• August 29, 2016
  • Blog

California would no longer prosecute minors for prostitution under a bill in the state Legislature, a move law enforcement agencies say would make it more difficult to prosecute pimps.

Supporters of SB1322 say many children caught selling sex are the victims of human traffickers and that prosecuting them for prostitution is not the appropriate or ethical response.

The bill could come up for a vote this week in the Assembly after having already passed the state Senate.

“Under the law, a child who is under the age of 18 can’t consent to sex,” said state Sen. Holly Mitchell, D-Los Angeles, who wrote the bill. “And yet we charge the child victim of commercial sex trafficking with a crime.”

SB1322 passed the Senate 28-10 in June, but faces a tougher vote in the more moderate Assembly, where some Democrats have aligned with law enforcement groups. Under the bill, misdemeanor laws involving solicitation of prostitution and loitering with the intent to commit prostitution would not apply to a those younger than 18.

California dedicates $14 million in funding for counties and child-welfare agencies to provide intervention and prevention programs for sexually exploited minors so that their cases can be handled in juvenile dependency court, not delinquency court. Dependency court focuses on minors who have been abused, neglected or abandoned, while delinquency court is for children charged with crimes.

But, Mitchell said, “Victims are still being prosecuted.”

Law enforcement groups such as the California District Attorneys Association say decriminalizing juvenile prostitution is in neither the public’s nor victims’ interest and could make it more difficult to prosecute pimps because the minors would have no incentive to testify.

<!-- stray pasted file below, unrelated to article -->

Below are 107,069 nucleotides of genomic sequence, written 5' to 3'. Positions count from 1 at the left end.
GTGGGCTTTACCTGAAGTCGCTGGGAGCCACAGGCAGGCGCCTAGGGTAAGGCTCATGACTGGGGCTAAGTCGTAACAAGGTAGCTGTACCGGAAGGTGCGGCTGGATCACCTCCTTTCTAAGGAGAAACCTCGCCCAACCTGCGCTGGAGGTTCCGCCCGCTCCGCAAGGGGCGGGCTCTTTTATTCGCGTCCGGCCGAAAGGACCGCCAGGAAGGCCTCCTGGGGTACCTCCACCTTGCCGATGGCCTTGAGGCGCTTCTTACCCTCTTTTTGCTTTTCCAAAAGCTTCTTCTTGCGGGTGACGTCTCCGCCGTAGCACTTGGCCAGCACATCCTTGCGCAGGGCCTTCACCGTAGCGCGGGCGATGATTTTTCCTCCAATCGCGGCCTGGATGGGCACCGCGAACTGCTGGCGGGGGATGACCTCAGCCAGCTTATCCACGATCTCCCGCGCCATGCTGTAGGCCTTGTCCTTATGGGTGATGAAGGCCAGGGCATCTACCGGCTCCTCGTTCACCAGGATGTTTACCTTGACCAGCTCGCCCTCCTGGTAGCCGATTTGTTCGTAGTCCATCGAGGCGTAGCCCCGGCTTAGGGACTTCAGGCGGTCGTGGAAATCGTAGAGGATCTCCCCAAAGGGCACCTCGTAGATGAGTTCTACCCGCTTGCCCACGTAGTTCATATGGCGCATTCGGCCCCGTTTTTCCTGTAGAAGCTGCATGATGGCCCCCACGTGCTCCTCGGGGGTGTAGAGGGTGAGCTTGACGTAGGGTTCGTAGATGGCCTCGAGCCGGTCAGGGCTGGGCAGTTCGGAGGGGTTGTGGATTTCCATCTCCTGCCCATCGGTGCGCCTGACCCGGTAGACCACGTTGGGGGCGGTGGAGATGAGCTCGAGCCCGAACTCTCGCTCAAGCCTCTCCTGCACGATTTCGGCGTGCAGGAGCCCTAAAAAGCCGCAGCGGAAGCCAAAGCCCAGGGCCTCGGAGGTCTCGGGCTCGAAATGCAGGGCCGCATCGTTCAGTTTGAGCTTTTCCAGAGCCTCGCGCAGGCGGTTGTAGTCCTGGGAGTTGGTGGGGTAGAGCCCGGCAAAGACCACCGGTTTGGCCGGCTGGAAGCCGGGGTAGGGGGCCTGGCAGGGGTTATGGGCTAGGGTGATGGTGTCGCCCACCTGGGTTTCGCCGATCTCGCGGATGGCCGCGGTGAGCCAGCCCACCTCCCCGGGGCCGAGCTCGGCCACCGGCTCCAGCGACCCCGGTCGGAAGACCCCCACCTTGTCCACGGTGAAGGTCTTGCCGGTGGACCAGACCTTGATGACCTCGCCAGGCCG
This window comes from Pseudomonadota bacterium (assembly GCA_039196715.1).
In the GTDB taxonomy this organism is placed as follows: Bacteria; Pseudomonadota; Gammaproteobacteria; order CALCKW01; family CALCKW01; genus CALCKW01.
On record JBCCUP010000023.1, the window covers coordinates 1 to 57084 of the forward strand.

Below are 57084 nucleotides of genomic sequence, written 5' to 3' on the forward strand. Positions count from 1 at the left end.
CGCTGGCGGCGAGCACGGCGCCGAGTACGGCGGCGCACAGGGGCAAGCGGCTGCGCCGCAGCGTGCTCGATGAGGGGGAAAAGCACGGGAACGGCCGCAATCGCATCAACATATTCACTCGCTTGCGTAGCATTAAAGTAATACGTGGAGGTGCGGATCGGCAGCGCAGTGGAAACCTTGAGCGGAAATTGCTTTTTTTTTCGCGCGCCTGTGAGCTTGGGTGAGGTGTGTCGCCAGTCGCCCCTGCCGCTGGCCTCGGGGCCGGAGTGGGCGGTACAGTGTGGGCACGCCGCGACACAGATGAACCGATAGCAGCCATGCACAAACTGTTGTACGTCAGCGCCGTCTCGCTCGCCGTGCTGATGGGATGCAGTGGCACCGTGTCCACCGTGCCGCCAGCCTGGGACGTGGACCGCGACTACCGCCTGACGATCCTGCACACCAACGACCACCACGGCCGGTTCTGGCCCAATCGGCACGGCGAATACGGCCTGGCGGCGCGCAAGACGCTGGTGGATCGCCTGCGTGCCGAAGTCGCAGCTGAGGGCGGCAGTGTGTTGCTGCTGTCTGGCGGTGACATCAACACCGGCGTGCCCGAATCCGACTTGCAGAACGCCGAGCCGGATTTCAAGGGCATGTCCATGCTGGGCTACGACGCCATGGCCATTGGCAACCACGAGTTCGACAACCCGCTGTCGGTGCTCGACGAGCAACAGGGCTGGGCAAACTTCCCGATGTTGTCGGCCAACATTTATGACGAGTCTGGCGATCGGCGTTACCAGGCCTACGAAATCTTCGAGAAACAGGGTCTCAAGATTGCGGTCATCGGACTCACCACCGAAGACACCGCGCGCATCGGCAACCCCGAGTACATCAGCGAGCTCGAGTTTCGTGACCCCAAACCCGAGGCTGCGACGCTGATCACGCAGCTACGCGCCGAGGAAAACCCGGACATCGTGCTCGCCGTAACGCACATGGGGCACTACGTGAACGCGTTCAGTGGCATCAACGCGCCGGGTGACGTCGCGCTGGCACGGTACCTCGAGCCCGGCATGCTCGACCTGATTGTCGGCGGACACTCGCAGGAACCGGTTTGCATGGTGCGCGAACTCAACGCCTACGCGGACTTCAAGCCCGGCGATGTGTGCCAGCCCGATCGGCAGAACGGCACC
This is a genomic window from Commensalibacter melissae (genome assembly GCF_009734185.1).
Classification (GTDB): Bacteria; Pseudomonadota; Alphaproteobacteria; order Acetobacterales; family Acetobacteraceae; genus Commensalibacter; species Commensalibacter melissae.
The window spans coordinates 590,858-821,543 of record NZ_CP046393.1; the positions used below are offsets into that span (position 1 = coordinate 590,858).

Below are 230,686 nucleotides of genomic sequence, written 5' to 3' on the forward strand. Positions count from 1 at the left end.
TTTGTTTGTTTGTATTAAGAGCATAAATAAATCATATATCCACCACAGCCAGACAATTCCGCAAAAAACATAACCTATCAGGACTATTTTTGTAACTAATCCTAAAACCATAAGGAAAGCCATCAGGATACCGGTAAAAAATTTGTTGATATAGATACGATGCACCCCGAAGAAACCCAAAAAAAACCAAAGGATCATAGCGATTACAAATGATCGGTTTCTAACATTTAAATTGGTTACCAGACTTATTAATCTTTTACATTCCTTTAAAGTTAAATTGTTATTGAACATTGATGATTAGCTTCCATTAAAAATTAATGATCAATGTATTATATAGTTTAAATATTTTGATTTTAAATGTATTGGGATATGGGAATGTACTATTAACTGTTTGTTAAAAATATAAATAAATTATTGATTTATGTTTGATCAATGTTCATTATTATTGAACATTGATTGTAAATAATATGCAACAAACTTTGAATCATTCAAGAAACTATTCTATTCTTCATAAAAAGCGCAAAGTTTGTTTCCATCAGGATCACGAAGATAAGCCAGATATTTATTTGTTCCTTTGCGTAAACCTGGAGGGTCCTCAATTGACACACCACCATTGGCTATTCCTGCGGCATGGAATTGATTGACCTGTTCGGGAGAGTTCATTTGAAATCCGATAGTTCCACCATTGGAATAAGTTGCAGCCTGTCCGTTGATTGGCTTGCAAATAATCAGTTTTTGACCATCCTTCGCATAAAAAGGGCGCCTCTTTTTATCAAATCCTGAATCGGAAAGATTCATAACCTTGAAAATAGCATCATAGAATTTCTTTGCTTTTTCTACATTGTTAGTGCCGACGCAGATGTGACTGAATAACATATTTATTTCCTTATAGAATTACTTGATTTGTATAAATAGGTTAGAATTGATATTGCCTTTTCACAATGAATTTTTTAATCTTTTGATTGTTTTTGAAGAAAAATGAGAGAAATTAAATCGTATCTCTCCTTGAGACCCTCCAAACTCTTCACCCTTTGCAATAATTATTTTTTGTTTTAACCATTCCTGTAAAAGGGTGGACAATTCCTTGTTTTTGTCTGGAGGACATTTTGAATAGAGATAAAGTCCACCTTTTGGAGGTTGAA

“Everyone on both sides of the bill is in agreement that these kids are victims, not criminals. Where we differ is in how much faith we have in the dependency side of the juvenile system to effectively handle this population,” said Sean Hoffman, director of legislation for the district attorneys association. “If they can’t keep a victim in a facility long enough for a provider to reach that child with services, then we undermine the efforts of a number of great community-based organizations that are having tremendous success in servicing victims of human trafficking.”

Hoffman said it’s possible the state will have the resources and infrastructure in five to 10 years, so that decriminalization wouldn’t have a negative impact.

“What we’re hearing from around the state is that we aren’t there yet,” Hoffman said.

The bill is supported by many child-welfare groups that serve a growing population of child sex-trafficking victims.

Read more about it here: http://bit.ly/2c9ACX9

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